It was the latest in a series of strong performances by an Arizona defense that has allowed six touchdowns in six games.

"I'm proud of us. I'm proud of our team that stuck together not complaining about anything," defensive tackle Darnell Dockett said.

Arizona sacked Smith five times after getting five against Dallas in its 19-13 overtime win over the Cowboys a week earlier. The loss ended a five-game 49ers winning streak in the series.

"I thought we were in position to win this football game really at all times during the game," San Francisco coach Jim Harbaugh said. "We didn't get it done and we are disappointed about that. We look forward to seeing how our team responds to some adversity. We haven't had a lot of it this year."

Frank Gore rushed for 72 yards on 10 carries for the NFC West champion 49ers, including a 37-yard touchdown run that put San Francisco ahead 19-7 early in the second half. He broke 1,000 yards rushing for the fifth time in his career, but didn't do much damage after that.

Smith completed 18 of 37 for 175 yards and no TDs.

The 49ers were without standout inside linebacker Patrick Willis, who missed the second game of his career because of a right hamstring injury.

Still, the 49ers' defenders felt they had failed in areas where they had succeeded almost always this year.

"As a secondary, we felt like it was really on our shoulders and we lost this football game collectively," safety Donte Whitner said. "It doesn't matter what the offense does, if they can't get it in, all we need are field goals. We felt like we let the team down and we're going to go back to the drawing board and we'll be ready."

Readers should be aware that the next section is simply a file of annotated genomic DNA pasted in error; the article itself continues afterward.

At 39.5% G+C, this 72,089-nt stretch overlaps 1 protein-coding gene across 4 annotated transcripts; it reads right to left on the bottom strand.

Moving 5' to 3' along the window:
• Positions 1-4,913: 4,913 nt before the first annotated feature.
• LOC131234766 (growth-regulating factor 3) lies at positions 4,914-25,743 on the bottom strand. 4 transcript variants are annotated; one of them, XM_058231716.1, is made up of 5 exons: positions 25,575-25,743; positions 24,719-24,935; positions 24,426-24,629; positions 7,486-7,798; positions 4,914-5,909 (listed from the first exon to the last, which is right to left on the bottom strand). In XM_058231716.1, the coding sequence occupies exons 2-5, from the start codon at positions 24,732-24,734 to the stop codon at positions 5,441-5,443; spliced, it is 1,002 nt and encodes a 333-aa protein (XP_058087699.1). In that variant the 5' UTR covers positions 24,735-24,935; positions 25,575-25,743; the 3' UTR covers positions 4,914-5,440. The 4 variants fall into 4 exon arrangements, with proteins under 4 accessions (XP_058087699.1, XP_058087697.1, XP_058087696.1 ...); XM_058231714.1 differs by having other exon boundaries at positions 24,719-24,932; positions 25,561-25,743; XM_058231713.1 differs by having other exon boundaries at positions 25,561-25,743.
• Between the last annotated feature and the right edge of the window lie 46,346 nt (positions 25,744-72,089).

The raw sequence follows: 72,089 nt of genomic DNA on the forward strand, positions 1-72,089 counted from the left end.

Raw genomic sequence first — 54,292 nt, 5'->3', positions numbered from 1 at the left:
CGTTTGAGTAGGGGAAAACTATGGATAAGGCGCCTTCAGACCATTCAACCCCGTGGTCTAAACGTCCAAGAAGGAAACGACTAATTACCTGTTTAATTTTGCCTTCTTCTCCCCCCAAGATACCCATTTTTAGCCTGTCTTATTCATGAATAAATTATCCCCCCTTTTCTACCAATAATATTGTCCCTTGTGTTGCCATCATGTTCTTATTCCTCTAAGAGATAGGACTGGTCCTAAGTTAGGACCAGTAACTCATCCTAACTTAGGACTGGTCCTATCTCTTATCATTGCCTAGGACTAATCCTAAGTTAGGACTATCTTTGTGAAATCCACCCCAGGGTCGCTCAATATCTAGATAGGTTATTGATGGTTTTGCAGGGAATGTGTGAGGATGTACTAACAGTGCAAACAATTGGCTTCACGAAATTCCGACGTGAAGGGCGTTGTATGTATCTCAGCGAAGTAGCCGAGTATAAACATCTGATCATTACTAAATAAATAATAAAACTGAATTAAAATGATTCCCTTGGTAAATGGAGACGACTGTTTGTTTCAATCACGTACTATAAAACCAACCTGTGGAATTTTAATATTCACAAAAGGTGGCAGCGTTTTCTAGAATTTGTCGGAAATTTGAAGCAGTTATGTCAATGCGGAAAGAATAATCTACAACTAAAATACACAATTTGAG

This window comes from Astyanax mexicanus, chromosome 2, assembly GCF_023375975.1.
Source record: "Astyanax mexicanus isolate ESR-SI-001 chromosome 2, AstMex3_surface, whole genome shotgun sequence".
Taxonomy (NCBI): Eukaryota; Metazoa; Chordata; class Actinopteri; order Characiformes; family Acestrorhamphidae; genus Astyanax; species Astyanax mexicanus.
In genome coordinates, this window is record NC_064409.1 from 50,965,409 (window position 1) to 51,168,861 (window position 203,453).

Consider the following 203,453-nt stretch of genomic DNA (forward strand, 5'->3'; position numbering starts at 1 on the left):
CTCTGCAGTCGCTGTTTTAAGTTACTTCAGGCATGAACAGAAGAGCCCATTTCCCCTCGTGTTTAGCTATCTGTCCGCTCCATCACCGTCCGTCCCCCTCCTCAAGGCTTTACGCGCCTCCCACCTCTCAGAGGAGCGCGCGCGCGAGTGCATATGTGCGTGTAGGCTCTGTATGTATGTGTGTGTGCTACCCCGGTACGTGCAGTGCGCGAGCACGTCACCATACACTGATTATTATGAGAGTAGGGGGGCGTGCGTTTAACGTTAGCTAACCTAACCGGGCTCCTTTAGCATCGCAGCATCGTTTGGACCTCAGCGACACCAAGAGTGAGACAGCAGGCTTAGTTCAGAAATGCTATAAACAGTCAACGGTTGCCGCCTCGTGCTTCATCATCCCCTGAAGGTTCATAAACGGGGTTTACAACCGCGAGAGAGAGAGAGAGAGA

The oddest moment of the game came in the second quarter.

On third-and-7, Skelton scrambled for a first down but, on a hit by Smith, fumbled the ball and San Francisco recovered at its 47. The 49ers moved to the Arizona 32, where Akers lined up for a 50-yard field goal attempt. But it was a fake, with holder Andy Lee tossing to backup center Jonathan Goodwin, lined up as a tight end, for the apparent score.

The whistle blew midplay, though, with Arizona challenging the previous play, a pass from Smith to Kyle Williams. But the replay system wasn't working so the play had to be repeated. This time, Akers' kick was wide right.

"Luckily, we used our 'fake field goal red flag challenge' that stopped that one," Whisenhunt said.

The next play, Skelton threw over the middle to Doucet, and with the help of Fitzgerald's block, he raced 60 yards for the score and Arizona led 7-6 with 7:10 left in the half.

"It ended up being a 14-point swing when you look at it," Harbaugh said.

Notes: Fitzgerald is the eighth player in NFL history to top 1,000 yards receiving in six of his first eight seasons. ... For the second week in a row, all five Arizona sacks were by different players. ... Dashon Goldson left the game with a hip injury on the play Fitzgerald scored. ... San Francisco lost starting left Joe Staley in the first quarter with a head injury.